Well, not that late, really; but at this stage in the SUV party, new arrivals need an entrance strategy to rate a notice. Chevrolet, of course, is one of the hallowed ”early adopters“ of sport/utility vehicles. A case can be made, in fact, that the 1935 Suburban kicked off the whole shebang, albeit wearing the inter-war uniform of the indefatigable CeeBees while GIs cantered about in Willys Jeeps.
If the question of who got there ”fustest“ remains open to dispute, there’s certainly no argument about who’s got ”the mostest“: Chevrolet currently fields seven distinct SUV species wearing the various genus names Tracker, Blazer, Tahoe, and Suburban. While the latter two monster trucks received only minor massages for the ’99 model year, the entry-level Tracker and to a lesser extent the compact Blazer offer notableor at least conspicuouschanges in their bid to feed the nation’s escalating SUV addiction.
It’s hard to look at the cream-colored, two-tone leather upholstery embroidered with woodsy ”Trailblazer“ icons on the headrests and not somehow sense that our extraordinary SUV delusion is nearing the same bursting point that popped the Dutch tulip-bulb bubble back in the 1630s. The Blazer, stunningly redesigned in 1995 to go anywhere, suddenly finds itself with nowhere else to go in ’99. It’s hemmed in by newer, more luxurious PrestigeUVs on the high side and by a burgeoning bumper crop of smaller, less expensive mini-SUVs on the low side.
The solution? Take the stalwart four-door Blazer, load it up with electro doodads and a country club interior design, tack a seven-grand price premium on the sticker, and call it a Trailblazer. It’s the sport-ute equivalent of a guy in blue blazer and gray slacks...wearing Docksiders without socks.
Although a four-wheel-drive model is also available, the rear-wheel-drive version I tested distinctly avoided blazing any trails. Suspension tuning is decidedly cushy. It’s Chevy’s Z85 Touring Suspension, to be exact, and it’s dedicated to the long, open highway rather than the rock-strewn camp road. I note that the 4WD Trailblazer uses the same setup, only with a change to on-/off-road tires. The undebatable prospect of a jouncy ride and teeth-clenching body roll when traversing the rough stuff will surely deter genuine backroads Bubbas from developing too serious a crush on the cute little Trailblazer. But that’s probably a good thing, especially during deer season. I can’t imagine how you’d remove a blood-and-guts stain from that buttery-soft, bone-white seat leather.
Around town and through the ’burbs, the Trailblazer is competent enough. Although its lack of a V8 option runs counter to the prevailing trend toward more-more-more, no one else can boast Chevy’s vaunted Vortec engine design. The 250 foot-pounds of torque, in particular, are V8 caliber. Accordingly, acceleration is zesty, and fuel mileage from the 4.3-liter V6 at least approaches respectability at 16 mpg/city, 21/highway.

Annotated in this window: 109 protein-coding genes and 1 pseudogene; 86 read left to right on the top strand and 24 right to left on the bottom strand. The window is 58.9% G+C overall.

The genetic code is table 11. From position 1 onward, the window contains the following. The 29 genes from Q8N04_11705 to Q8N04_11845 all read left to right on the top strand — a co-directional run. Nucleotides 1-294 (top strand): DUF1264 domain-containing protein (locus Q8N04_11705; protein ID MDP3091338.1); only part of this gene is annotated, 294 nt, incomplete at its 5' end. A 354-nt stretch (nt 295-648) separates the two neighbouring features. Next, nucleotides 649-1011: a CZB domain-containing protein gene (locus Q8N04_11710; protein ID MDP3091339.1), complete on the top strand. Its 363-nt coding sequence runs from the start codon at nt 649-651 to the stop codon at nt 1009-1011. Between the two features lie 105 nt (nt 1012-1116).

The all-power-everything interior pretends to luxury. I love the ”semi-automatic“ HVAC system. The radio/CD controls on the steering-wheel, however, are counterproductive. Because of the wheel’s ”deep dish“ design, these remote controls are farther out of reach than the traditional dash knobs on the stereo unit itself. There’s a sense they’re just for show anyway, just like most of the Trailblazer’s appurtenances. Anyone seriously determined to own a ’99 Blazer will no doubt beat a trail to the $23,420 window sticker on the four-door base modeland work up from there.
When is it considered more discreet not to fanfare the arrival of a completely redesigned new model? How ’bout when you’re gnawing table scraps while your manufacturing partner is savoring sirloin? That’s one way to interpret the joint decision by Suzuki and Chevrolet to debut the Chevy Tracker and Suzuki Vitara mini-SUVs simultaneouslybut to reserve the V6-powered Grand Vitara (reviewed here July 30) exclusively to Suzuki.
You just gotta smile when you note the facetious bravado of Suzuki sales and marketing boss Gary Anderson: ”Chevy wouldn’t give us a piece of the Suburban, so we’re gonna keep the Vitara V6 for ourselves.“ This year, at least. Just the same, in its newest iteration Chevy’s four-cylinder Tracker successfully casts aside its reputation as the company’s much maligned entry-level SUV. Boasting 1.6-liter and 2.0-liter powerplants, this onetime toy car has grown up for ’99. And none too soon, what with all the world’s mini-sport/utes flooding North America in search of ever more bitterly contested market share.
My Tracker tester was a four-door, four-wheel-drive, 2.0-liter model with five-speed manual transmission. Finally, Tracker boasts a shift-on-the-fly transfer case for alternating between 2WD and 4WD (up to 60 mph). It’s important because, one, you can’t safely tackle highway speeds in 4-by mode; and, two, the front wheels still bind when the steering wheel’s at full lock unless you revert to rear-wheel-drive.
Yes, the 127-horsepower two-liter feels puny (although positively brawny compared to its 97-horsepower cousin with the 1.6). And, yes, the lightweight Tracker can work itself into a fit of darting jitters whenever the wind doth blow. But the cabin is all stately and respectable, functional and comfy. The new Tracker is even remarkably quiet by its own former standards. Best of all, here’s a four-door SUV whose base price starts at a humble $15,195 (for 2WD) and only climbs to $19,886 (as tested) despite 4WD and a full list of add-ons. Tracker may be Chevy’s best SUV value for ’99. The irony is that it’s probably not the mini-SUV Chevy really wanted to brag aboutbut it’s the only one Suzuki let ’em have.
He is so Cute......Thanks for the reading material....
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